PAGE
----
Colorado opts in to FirstNet, AT&T’s federal system, instead of building its own first responder network |

Colorado opts in to FirstNet, AT&T’s federal system, instead of building its own first responder network

New Hampshire became the first state to reject a federal first responder comunications system, FirstNet, to be built by AT&T. New Hampshire encouraged Colorado and other states to also reject FirstNet, and monetize the broadband spectrum for themselves. Colorado, however, decided to opt into the communications system on Monday, Dec. 18.
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DENVER — Colorado will join a nationwide first responder network, the governor announced Monday afternoon, Dec. 18.

The First Responder Network Authority, or FirstNet, is supposed to give top priority to first responders during an emergency, as part of a nationwide system operated by AT&T.

First responders will use about 1 percent of that spectrum. The rest will be available for AT&T to sell.

“Ultimately, we are going to come down to a win-win,” Gov. John Hickenlooper said.

 The signing ceremony was broadcast on Hickenlooper’s Facebook page, which did not allow for questions or provide any information about what FirstNet will cost first responder agencies.

Wells Fargo Senior Analyst Jennifer Fritzsche said that “barring a national emergency, we estimate the spectrum will be less than 1 percent consumed by public safety uses.”

That leaves the bulk of the 20 mhz spectrum available for AT&T to sell. AT&T’s contract runs 25 years.


Hickenlooper’s Facebook announcement closes a chapter on what some say is a “bad process” that was not transparent.

Congress dropped FirstNet into an unrelated bill in 2012. The bill created another federal government agency, the FirstNet authority, which awarded AT&T the job of building the nationwide system.

Colorado and other states had two basic choices: Join AT&T and the federal FirstNet system, or build their own system that would be compatible with FirstNet. If states wanted to go their own way, as New Hampshire did last week, then the feds left states only 90 days to make their decision and find a company to build their system.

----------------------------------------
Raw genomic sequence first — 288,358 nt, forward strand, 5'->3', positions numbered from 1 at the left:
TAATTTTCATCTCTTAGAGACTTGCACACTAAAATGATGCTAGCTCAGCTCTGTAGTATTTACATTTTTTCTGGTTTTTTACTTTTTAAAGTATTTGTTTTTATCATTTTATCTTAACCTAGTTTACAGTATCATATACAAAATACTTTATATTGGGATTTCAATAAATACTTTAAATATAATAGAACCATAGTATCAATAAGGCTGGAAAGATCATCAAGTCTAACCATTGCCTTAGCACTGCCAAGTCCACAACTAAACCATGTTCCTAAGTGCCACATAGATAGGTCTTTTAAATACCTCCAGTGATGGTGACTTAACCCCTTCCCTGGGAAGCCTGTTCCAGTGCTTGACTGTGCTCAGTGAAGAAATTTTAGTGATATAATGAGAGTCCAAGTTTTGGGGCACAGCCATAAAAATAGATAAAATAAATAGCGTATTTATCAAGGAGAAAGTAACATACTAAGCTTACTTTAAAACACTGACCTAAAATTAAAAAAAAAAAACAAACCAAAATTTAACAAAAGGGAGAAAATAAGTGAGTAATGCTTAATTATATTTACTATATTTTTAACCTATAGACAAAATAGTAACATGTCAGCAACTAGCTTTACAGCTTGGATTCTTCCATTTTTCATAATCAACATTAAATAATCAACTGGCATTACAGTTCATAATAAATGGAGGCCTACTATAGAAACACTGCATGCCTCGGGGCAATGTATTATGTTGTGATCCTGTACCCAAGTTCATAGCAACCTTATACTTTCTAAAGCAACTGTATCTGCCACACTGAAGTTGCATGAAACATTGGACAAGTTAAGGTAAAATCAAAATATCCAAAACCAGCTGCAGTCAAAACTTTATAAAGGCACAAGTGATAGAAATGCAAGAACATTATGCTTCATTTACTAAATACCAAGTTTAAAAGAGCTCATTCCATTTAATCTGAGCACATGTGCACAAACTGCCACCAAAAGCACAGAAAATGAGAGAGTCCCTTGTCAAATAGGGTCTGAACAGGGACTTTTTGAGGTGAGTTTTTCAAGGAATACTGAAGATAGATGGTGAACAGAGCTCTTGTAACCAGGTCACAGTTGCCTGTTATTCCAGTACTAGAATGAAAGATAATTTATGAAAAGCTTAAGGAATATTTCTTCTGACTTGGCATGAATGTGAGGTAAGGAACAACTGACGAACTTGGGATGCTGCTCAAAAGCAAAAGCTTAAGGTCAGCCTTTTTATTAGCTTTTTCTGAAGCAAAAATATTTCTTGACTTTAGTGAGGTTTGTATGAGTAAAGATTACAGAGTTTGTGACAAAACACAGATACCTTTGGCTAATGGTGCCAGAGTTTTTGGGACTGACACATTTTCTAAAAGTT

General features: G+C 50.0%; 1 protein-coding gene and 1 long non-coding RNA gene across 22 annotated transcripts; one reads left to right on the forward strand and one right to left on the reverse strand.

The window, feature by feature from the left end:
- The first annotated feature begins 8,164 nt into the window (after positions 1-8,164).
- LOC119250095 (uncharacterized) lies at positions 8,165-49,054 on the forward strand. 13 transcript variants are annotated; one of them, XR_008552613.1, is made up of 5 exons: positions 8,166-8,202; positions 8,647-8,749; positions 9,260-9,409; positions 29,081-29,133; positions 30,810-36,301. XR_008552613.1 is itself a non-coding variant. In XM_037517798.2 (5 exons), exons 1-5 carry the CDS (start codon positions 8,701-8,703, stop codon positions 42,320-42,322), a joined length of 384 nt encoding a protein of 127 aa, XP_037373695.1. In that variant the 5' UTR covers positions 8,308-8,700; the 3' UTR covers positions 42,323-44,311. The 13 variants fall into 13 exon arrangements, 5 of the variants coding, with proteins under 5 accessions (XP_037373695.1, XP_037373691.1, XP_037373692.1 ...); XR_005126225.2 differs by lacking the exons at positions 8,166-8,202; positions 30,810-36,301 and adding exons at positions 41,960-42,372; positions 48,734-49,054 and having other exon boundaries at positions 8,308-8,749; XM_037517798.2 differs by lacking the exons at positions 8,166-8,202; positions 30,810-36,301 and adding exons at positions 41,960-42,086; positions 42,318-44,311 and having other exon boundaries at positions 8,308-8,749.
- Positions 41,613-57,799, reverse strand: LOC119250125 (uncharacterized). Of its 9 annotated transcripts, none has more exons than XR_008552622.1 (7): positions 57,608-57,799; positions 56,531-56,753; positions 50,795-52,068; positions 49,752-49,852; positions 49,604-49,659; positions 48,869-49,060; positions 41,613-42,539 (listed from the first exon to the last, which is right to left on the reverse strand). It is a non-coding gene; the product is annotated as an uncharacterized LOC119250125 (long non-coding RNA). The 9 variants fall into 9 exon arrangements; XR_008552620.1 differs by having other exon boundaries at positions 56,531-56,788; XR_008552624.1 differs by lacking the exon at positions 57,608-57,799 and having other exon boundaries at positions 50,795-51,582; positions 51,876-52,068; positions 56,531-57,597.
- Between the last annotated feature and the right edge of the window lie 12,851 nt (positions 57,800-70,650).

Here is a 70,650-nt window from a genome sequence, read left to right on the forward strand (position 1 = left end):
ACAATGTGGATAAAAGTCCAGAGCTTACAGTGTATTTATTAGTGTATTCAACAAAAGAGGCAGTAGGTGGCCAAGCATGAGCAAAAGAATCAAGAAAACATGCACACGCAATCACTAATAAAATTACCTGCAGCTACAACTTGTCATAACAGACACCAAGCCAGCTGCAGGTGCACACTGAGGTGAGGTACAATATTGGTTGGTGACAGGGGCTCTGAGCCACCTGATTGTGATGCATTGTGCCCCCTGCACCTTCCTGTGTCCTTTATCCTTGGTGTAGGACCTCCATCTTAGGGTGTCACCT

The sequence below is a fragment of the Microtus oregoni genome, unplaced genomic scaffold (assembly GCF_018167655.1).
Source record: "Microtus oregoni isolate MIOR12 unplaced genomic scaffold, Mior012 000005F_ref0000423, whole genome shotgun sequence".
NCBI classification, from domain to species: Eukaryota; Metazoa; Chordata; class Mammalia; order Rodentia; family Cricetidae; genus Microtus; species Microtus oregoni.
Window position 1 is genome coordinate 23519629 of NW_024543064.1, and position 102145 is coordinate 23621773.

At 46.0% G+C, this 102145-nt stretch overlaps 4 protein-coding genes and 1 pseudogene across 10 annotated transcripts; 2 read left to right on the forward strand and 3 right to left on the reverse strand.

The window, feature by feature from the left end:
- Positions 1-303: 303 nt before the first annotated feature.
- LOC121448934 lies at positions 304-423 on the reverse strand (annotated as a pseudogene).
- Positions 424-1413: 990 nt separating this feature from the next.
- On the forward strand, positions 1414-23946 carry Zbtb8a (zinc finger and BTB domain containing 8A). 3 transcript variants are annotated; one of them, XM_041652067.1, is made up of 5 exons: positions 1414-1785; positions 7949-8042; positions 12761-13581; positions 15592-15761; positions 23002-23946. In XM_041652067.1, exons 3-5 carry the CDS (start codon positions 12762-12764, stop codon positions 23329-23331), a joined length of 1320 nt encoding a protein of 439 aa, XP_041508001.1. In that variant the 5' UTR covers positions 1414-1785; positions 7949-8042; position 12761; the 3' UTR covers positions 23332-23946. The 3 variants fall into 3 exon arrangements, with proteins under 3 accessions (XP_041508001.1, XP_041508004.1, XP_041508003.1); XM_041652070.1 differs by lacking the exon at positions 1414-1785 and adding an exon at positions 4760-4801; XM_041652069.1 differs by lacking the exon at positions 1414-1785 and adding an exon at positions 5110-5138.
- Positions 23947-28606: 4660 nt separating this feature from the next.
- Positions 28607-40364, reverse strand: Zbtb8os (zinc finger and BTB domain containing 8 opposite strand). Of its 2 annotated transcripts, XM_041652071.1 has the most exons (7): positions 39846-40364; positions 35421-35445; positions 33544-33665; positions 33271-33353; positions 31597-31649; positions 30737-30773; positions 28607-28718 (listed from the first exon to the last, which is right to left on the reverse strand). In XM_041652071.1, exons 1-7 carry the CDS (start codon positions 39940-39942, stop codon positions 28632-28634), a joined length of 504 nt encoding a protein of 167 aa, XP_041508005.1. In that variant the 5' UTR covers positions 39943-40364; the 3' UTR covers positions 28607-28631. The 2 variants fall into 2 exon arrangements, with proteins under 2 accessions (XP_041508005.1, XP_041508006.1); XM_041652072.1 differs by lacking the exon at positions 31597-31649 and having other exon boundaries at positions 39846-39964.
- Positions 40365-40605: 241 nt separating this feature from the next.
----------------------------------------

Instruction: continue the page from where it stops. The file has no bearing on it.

“This is a bad process, and the states are being pushed into this before they are ready,” said Kathy Chandler-Henry, an Eagle County commissioner who serves on Colorado’s committee that advised Hickenlooper.

“The process has not been open and transparent. The timeline for states to opt out has been shortened; the time allotted is insufficient,” Chandler-Henry said. “The rules seem to be changing, but no one seems to know what those rules are going to be.”

AT&T has also not yet revealed how much first responders will have to pay if they want to use this service.

The costs will vary jurisdiction by jurisdiction, said Brian Shepherd, Colorado’s FirstNet state point of contact.

Rivada, a rival telecommunications company, says AT&T will charge agencies between $40 and $60 per month, per unit. Rivada offered the same service for 1 penny per month, said Brian Carney, Rivada’s senior vice president for communications.

Rivada got the nod from Colorado to build an alternative network, if the state decided not to join FirstNet.

Denver Fire Chief Eric Tade said during Monday’s Facebook broadcast that the state committee’s governing board went through all the opt-out and opt-in analysis.

“AT&T is committing an additional 35 sites to Colorado, providing public safety broadband coverage to the entire state,” Tade said during Monday’s Facebook broadcast.

Staff writer Randy Wyrick can be reached at 970-748-2935 or


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